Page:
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Jakarta Post

Fishermen continue to fight Jakarta Bay reclamation

  • Indra Budiari

    The Jakarta Post

Jakarta   /   Fri, January 22, 2016   /  03:44 pm

With a trial judging the Jakarta administration'€™s decision to allow construction of artificial Islet G still ongoing, the Indonesian Traditional Fishermen'€™s Association (KNTI) and the Jakarta Legal Aid Foundation (LBH Jakarta) have filed a second petition at the Jakarta State Administrative Court against permits for the construction of three other islets, namely islets F, I and K.

On Thursday, dozens of fishermen visited the court to file a petition against three permits issued by the city administration for reclamation projects. Permits were given on Oct. 22 last year to city-owned PT Jakarta Propertindo for Islet F and to PT Jaladri Eka Pakci for Islet I, and on Nov. 17 to PT Pembangunan Jaya Ancol for Islet K.

KNTI advisory board head Riza Damanik said the petition emphasized several violations in the three permits, issued in the form of gubernatorial decrees by Jakarta Governor Basuki '€œAhok'€ Tjahaja Purnama.

'€œThe requirements to issue reclamation permits are very strict, and must be legally based on a bylaw. However, despite no bylaws having been issued, the reclamation has continued to go ahead illegally,'€ Riza told The Jakarta Post.

In September the Jakarta Development Planning Board (Bappeda) told the Post that it had finished drafting a bylaw to regulate the 17 man-made islets planned to be built off the city'€™s north coast.

According to the bylaw draft, the islands will be divided into three areas; the East Zone, consisting of islets A to H, will function as housing; the Central Zone, islets I to M, will be a commercial area; and the West Zone, islets N to Q, will be for logistics and sea and air ports.

However, while the draft is still waiting to be passed by the city council, reclamation projects in several islets have been continuing; one, Islet C, appears half-finished in satellite imaging from Google Earth, despite the public still being denied access to a copy of the permit.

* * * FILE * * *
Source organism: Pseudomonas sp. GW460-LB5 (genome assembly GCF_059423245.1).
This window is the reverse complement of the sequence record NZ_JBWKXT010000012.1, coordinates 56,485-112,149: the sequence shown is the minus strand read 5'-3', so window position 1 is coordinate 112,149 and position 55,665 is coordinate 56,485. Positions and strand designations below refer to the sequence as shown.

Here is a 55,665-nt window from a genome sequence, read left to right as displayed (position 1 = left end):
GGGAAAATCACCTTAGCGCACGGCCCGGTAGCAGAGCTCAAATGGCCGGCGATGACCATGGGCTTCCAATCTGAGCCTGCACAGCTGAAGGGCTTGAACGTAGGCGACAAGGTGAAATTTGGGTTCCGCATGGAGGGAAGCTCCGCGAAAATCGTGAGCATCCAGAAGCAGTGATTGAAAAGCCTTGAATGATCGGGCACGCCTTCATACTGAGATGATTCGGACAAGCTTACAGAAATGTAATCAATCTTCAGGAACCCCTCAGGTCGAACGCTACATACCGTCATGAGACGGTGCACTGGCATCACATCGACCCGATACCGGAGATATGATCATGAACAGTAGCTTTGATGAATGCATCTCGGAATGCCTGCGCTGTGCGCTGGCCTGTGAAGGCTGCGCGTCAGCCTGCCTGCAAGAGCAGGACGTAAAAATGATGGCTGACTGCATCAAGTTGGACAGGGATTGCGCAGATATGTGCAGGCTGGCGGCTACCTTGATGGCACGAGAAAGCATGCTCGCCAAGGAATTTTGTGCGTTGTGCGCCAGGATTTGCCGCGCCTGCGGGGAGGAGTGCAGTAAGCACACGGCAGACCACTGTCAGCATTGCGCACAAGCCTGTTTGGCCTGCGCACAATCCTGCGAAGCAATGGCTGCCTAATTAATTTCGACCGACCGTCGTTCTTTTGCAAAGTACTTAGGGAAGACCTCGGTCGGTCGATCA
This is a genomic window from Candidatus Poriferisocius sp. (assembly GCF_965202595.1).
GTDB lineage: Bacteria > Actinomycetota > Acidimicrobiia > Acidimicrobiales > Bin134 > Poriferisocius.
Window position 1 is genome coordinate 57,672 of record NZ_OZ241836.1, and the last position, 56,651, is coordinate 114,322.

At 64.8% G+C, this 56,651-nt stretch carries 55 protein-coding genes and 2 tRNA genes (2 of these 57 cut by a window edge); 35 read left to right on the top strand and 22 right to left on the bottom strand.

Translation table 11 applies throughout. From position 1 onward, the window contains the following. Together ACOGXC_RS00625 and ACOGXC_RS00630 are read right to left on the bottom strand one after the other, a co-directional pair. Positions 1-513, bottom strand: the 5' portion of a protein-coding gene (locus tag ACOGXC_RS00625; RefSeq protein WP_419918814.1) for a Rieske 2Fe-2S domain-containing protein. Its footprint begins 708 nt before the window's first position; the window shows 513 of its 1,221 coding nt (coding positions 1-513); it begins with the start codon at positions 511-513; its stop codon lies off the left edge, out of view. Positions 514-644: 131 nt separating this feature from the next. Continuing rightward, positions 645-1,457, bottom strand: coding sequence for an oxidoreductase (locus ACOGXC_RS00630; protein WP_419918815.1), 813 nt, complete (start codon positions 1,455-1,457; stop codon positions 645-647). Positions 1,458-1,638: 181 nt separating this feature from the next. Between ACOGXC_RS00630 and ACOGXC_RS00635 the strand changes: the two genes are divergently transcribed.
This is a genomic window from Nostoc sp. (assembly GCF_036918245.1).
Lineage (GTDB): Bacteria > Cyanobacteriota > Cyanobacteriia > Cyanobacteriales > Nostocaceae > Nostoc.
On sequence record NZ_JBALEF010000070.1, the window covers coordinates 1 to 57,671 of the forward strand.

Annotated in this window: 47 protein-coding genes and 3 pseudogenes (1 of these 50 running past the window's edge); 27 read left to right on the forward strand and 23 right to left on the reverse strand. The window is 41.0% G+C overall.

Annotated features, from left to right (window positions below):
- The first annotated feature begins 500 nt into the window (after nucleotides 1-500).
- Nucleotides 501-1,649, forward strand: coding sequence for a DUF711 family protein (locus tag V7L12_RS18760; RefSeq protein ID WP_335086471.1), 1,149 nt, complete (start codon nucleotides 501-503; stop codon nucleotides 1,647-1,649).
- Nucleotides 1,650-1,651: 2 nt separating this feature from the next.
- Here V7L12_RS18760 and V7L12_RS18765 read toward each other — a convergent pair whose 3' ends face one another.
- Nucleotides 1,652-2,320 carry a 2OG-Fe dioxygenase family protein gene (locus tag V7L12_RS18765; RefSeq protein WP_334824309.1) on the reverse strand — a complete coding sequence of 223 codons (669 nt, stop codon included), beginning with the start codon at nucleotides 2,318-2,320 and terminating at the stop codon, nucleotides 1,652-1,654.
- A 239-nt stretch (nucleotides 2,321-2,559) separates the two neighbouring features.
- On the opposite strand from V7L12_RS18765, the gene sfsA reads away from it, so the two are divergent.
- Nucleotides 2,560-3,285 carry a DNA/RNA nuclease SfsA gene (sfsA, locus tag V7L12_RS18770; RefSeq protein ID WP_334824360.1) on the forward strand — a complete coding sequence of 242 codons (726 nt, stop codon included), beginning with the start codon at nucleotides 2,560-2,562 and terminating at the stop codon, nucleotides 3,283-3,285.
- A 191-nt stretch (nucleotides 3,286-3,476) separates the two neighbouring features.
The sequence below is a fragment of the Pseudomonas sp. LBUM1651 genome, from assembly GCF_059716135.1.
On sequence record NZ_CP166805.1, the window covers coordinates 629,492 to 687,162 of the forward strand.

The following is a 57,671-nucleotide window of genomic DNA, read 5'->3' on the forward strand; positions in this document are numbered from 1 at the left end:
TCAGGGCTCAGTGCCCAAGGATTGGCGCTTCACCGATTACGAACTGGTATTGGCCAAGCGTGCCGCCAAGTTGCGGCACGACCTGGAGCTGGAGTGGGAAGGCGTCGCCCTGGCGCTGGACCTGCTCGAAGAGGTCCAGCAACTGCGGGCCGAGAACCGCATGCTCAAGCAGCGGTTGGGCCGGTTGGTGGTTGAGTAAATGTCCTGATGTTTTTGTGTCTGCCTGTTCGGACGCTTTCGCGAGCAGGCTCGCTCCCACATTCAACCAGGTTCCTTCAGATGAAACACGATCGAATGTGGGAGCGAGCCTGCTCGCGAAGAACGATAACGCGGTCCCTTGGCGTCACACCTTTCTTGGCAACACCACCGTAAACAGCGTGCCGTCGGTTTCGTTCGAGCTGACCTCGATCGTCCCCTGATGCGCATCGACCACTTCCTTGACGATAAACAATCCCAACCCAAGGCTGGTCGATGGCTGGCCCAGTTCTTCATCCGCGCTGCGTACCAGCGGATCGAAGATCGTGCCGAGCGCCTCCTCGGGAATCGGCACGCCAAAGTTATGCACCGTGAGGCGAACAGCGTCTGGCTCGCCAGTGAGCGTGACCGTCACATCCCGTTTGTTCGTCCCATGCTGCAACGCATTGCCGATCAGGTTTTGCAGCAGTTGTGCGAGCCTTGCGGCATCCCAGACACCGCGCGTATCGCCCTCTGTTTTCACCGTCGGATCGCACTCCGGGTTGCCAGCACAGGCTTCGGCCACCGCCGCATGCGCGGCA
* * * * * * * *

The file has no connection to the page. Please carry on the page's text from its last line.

According to Riza, the plaintiffs demand that the court grant the petition and halt the reclamation project. There was a possibility, he added, that the KNTI would file a petition against construction permits for other islets.

Muhammad Tahir from the KNTI said that besides the legal aspect, reclamation projects also threatened the livelihoods of fishermen working on Jakarta'€™s north coast. For example, he said, the area around Islet F had become an '€œentrance gate'€ for fishermen to access the sea.

'€œThe project in no way benefits these fishermen,'€ Tahir said.

Meanwhile, on the same day, the court held a hearing of a petition filed by the KNTI, LBH Jakarta and the People'€™s Coalition for Fisheries Justice Indonesia (Kiara) against the governor for granting permission for the construction of Islet G.

In Thursday'€™s hearing, the plaintiffs submitted documents to the panel of judges to support their claim. Handika Febrian, a lawyer representing the fishermen, said he had submitted a number of documents to support the plaintiffs'€™ legal standing.

'€œIn the previous hearing they claimed that we didn'€™t have a legal standing to file a petition. Today we are filing the documents that disprove that claim,'€ Handika said.

He added that in the next hearing the plaintiffs would present six witnesses whose lives had been affected by the reclamation projects.

Meanwhile, Nadia Zunairoh from the city administration'€™s legal bureau said she had submitted a number of documents, including Bylaw No. 1/2012 on spatial planning and several court verdicts that supported the project'€™s legality.

The city has said that the legal bases for reclamation are the 2012 spatial Planning Bylaw and a 1995 presidential decree on Jakarta reclamation.

Presiding judge Ujang Abdullah said the trial would continue with witness testimony on Feb. 4.

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